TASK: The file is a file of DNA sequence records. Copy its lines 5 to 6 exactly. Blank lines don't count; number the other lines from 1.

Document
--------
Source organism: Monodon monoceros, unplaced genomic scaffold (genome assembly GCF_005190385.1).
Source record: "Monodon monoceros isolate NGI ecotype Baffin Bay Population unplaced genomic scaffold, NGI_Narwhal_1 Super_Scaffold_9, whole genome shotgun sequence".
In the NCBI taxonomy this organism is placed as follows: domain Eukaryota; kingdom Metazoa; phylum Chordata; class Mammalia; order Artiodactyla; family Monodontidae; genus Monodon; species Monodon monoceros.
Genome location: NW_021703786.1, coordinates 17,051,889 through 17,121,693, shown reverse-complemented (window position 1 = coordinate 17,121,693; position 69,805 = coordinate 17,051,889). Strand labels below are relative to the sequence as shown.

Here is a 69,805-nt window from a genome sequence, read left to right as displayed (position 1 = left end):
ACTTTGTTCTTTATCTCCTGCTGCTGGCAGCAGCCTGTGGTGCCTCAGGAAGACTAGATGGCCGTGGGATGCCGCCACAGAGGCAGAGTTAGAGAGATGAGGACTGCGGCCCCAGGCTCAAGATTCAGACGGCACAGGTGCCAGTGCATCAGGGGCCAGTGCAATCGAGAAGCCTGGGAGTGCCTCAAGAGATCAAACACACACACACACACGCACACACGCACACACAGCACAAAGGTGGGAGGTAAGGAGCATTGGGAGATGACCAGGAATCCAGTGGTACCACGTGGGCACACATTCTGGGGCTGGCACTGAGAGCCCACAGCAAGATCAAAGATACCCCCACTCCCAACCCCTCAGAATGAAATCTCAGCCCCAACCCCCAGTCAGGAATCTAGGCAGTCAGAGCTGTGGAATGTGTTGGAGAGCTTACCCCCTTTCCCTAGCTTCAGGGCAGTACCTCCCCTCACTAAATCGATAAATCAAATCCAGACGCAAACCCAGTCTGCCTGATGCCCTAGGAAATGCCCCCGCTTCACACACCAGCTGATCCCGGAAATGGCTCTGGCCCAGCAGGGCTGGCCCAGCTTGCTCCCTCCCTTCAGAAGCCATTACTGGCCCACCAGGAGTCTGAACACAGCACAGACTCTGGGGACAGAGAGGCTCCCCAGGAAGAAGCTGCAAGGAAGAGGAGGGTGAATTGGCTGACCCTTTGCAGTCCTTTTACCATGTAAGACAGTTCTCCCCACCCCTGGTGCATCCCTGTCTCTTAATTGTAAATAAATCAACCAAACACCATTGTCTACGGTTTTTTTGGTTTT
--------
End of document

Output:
Here is a 69,805-nt window from a genome sequence, read left to right as displayed (position 1 = left end):
ACTTTGTTCTTTATCTCCTGCTGCTGGCAGCAGCCTGTGGTGCCTCAGGAAGACTAGATGGCCGTGGGATGCCGCCACAGAGGCAGAGTTAGAGAGATGAGGACTGCGGCCCCAGGCTCAAGATTCAGACGGCACAGGTGCCAGTGCATCAGGGGCCAGTGCAATCGAGAAGCCTGGGAGTGCCTCAAGAGATCAAACACACACACACACACGCACACACGCACACACAGCACAAAGGTGGGAGGTAAGGAGCATTGGGAGATGACCAGGAATCCAGTGGTACCACGTGGGCACACATTCTGGGGCTGGCACTGAGAGCCCACAGCAAGATCAAAGATACCCCCACTCCCAACCCCTCAGAATGAAATCTCAGCCCCAACCCCCAGTCAGGAATCTAGGCAGTCAGAGCTGTGGAATGTGTTGGAGAGCTTACCCCCTTTCCCTAGCTTCAGGGCAGTACCTCCCCTCACTAAATCGATAAATCAAATCCAGACGCAAACCCAGTCTGCCTGATGCCCTAGGAAATGCCCCCGCTTCACACACCAGCTGATCCCGGAAATGGCTCTGGCCCAGCAGGGCTGGCCCAGCTTGCTCCCTCCCTTCAGAAGCCATTACTGGCCCACCAGGAGTCTGAACACAGCACAGACTCTGGGGACAGAGAGGCTCCCCAGGAAGAAGCTGCAAGGAAGAGGAGGGTGAATTGGCTGACCCTTTGCAGTCCTTTTACCATGTAAGACAGTTCTCCCCACCCCTGGTGCATCCCTGTCTCTTAATTGTAAATAAATCAACCAAACACCATTGTCTACGGTTTTTTTGGTTTT